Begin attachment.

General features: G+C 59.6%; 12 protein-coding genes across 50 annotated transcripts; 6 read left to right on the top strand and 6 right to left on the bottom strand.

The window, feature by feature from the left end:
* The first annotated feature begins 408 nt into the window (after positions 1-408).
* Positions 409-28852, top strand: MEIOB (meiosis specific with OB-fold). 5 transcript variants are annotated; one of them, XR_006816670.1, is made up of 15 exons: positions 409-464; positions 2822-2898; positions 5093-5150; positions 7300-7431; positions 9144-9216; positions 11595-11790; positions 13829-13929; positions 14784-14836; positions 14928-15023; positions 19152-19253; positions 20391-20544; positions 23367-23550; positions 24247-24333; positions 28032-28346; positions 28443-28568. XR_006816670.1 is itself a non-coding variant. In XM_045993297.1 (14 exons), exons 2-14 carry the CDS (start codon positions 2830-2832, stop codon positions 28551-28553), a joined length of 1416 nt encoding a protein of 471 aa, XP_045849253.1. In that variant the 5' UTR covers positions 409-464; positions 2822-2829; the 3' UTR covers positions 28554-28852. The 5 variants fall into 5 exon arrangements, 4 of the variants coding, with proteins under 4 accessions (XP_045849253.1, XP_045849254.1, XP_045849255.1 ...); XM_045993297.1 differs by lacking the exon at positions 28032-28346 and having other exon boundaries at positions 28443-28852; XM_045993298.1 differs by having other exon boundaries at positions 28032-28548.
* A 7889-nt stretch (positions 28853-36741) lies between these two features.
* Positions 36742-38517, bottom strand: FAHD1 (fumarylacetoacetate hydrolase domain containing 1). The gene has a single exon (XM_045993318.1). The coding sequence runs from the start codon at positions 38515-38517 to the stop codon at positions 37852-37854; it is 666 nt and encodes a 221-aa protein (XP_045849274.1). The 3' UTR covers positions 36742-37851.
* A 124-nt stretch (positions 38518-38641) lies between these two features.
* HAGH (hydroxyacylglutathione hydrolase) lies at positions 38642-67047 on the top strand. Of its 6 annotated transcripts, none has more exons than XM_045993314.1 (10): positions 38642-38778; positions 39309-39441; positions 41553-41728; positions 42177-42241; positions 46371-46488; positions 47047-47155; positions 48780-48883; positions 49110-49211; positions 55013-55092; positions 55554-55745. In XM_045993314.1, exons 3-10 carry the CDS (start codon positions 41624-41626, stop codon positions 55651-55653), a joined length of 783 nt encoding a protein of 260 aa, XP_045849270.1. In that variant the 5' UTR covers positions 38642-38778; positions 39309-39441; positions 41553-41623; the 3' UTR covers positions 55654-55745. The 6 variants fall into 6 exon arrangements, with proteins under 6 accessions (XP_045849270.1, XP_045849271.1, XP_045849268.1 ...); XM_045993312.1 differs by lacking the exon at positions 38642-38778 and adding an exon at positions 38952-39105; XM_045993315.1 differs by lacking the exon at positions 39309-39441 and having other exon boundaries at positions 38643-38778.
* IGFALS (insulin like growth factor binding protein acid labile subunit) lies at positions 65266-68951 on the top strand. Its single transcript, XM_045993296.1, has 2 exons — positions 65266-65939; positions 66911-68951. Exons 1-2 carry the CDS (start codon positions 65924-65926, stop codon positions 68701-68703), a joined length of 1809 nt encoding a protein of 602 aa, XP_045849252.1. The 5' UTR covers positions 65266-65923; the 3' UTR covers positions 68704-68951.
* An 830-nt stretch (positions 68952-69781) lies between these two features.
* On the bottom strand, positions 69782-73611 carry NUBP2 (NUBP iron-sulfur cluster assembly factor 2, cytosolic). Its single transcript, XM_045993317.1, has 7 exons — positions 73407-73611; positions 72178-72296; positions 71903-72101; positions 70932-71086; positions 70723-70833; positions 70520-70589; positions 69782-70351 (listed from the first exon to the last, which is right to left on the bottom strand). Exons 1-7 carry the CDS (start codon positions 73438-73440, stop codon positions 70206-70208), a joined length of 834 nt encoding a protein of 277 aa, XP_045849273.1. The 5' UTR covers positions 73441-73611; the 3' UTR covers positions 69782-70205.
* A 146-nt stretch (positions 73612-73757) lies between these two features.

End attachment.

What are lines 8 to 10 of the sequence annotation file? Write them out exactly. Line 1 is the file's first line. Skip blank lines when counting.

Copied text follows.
* HAGH (hydroxyacylglutathione hydrolase) lies at positions 38642-67047 on the top strand. Of its 6 annotated transcripts, none has more exons than XM_045993314.1 (10): positions 38642-38778; positions 39309-39441; positions 41553-41728; positions 42177-42241; positions 46371-46488; positions 47047-47155; positions 48780-48883; positions 49110-49211; positions 55013-55092; positions 55554-55745. In XM_045993314.1, exons 3-10 carry the CDS (start codon positions 41624-41626, stop codon positions 55651-55653), a joined length of 783 nt encoding a protein of 260 aa, XP_045849270.1. In that variant the 5' UTR covers positions 38642-38778; positions 39309-39441; positions 41553-41623; the 3' UTR covers positions 55654-55745. The 6 variants fall into 6 exon arrangements, with proteins under 6 accessions (XP_045849270.1, XP_045849271.1, XP_045849268.1 ...); XM_045993312.1 differs by lacking the exon at positions 38642-38778 and adding an exon at positions 38952-39105; XM_045993315.1 differs by lacking the exon at positions 39309-39441 and having other exon boundaries at positions 38643-38778.
* IGFALS (insulin like growth factor binding protein acid labile subunit) lies at positions 65266-68951 on the top strand. Its single transcript, XM_045993296.1, has 2 exons — positions 65266-65939; positions 66911-68951. Exons 1-2 carry the CDS (start codon positions 65924-65926, stop codon positions 68701-68703), a joined length of 1809 nt encoding a protein of 602 aa, XP_045849252.1. The 5' UTR covers positions 65266-65923; the 3' UTR covers positions 68704-68951.
* An 830-nt stretch (positions 68952-69781) lies between these two features.